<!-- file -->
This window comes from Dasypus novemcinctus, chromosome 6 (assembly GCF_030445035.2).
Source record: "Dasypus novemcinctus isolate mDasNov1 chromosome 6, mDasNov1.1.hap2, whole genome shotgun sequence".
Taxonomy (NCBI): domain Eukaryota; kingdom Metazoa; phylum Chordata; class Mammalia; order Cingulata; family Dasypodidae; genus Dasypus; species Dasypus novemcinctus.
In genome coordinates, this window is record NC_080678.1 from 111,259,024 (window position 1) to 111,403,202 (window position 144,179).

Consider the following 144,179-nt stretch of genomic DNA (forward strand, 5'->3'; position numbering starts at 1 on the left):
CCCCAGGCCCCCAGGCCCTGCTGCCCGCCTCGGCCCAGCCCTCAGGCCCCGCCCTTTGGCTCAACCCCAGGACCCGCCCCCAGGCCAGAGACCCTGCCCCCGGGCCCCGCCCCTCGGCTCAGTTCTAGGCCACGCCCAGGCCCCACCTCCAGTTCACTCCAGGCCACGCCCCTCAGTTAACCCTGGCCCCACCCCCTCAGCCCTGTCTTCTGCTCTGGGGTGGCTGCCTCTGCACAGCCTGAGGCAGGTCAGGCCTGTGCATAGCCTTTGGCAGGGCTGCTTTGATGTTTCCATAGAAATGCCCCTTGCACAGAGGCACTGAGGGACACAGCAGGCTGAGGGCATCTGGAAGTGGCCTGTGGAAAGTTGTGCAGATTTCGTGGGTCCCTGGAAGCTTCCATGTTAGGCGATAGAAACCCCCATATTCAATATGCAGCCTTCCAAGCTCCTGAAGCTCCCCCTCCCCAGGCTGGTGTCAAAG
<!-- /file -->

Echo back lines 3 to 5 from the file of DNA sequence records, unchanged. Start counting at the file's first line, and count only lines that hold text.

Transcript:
Taxonomy (NCBI): domain Eukaryota; kingdom Metazoa; phylum Chordata; class Mammalia; order Cingulata; family Dasypodidae; genus Dasypus; species Dasypus novemcinctus.
In genome coordinates, this window is record NC_080678.1 from 111,259,024 (window position 1) to 111,403,202 (window position 144,179).

Consider the following 144,179-nt stretch of genomic DNA (forward strand, 5'->3'; position numbering starts at 1 on the left):